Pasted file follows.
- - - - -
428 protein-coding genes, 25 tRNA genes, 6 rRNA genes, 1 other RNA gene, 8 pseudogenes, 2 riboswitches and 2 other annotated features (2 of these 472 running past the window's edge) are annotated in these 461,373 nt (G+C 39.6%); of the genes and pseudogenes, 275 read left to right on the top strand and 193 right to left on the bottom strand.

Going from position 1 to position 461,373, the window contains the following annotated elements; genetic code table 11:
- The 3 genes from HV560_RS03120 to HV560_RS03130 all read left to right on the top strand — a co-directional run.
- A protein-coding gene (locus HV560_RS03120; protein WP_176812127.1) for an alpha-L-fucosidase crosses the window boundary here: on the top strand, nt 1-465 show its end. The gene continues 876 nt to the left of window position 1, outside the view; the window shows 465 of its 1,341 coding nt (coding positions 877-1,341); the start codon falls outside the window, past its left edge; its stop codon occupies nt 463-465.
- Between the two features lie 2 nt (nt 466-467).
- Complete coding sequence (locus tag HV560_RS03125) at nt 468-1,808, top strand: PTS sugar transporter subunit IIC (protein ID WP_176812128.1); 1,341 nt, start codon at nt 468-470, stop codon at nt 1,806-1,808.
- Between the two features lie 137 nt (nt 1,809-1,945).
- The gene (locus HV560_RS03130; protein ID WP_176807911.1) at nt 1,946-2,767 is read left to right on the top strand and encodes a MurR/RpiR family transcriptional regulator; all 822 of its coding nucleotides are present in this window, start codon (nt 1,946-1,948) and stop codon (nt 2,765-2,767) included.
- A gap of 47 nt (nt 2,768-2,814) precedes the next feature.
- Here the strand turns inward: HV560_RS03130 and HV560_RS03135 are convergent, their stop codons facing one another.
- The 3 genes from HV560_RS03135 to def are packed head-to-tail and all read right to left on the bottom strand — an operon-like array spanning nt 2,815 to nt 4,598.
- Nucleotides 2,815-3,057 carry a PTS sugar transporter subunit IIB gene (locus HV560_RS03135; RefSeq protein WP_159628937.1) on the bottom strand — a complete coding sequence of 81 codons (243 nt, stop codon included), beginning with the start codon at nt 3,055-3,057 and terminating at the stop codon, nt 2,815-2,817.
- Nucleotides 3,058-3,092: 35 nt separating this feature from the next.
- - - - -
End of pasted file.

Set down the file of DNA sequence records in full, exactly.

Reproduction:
428 protein-coding genes, 25 tRNA genes, 6 rRNA genes, 1 other RNA gene, 8 pseudogenes, 2 riboswitches and 2 other annotated features (2 of these 472 running past the window's edge) are annotated in these 461,373 nt (G+C 39.6%); of the genes and pseudogenes, 275 read left to right on the top strand and 193 right to left on the bottom strand.

Going from position 1 to position 461,373, the window contains the following annotated elements; genetic code table 11:
- The 3 genes from HV560_RS03120 to HV560_RS03130 all read left to right on the top strand — a co-directional run.
- A protein-coding gene (locus HV560_RS03120; protein WP_176812127.1) for an alpha-L-fucosidase crosses the window boundary here: on the top strand, nt 1-465 show its end. The gene continues 876 nt to the left of window position 1, outside the view; the window shows 465 of its 1,341 coding nt (coding positions 877-1,341); the start codon falls outside the window, past its left edge; its stop codon occupies nt 463-465.
- Between the two features lie 2 nt (nt 466-467).
- Complete coding sequence (locus tag HV560_RS03125) at nt 468-1,808, top strand: PTS sugar transporter subunit IIC (protein ID WP_176812128.1); 1,341 nt, start codon at nt 468-470, stop codon at nt 1,806-1,808.
- Between the two features lie 137 nt (nt 1,809-1,945).
- The gene (locus HV560_RS03130; protein ID WP_176807911.1) at nt 1,946-2,767 is read left to right on the top strand and encodes a MurR/RpiR family transcriptional regulator; all 822 of its coding nucleotides are present in this window, start codon (nt 1,946-1,948) and stop codon (nt 2,765-2,767) included.
- A gap of 47 nt (nt 2,768-2,814) precedes the next feature.
- Here the strand turns inward: HV560_RS03130 and HV560_RS03135 are convergent, their stop codons facing one another.
- The 3 genes from HV560_RS03135 to def are packed head-to-tail and all read right to left on the bottom strand — an operon-like array spanning nt 2,815 to nt 4,598.
- Nucleotides 2,815-3,057 carry a PTS sugar transporter subunit IIB gene (locus HV560_RS03135; RefSeq protein WP_159628937.1) on the bottom strand — a complete coding sequence of 81 codons (243 nt, stop codon included), beginning with the start codon at nt 3,055-3,057 and terminating at the stop codon, nt 2,815-2,817.
- Nucleotides 3,058-3,092: 35 nt separating this feature from the next.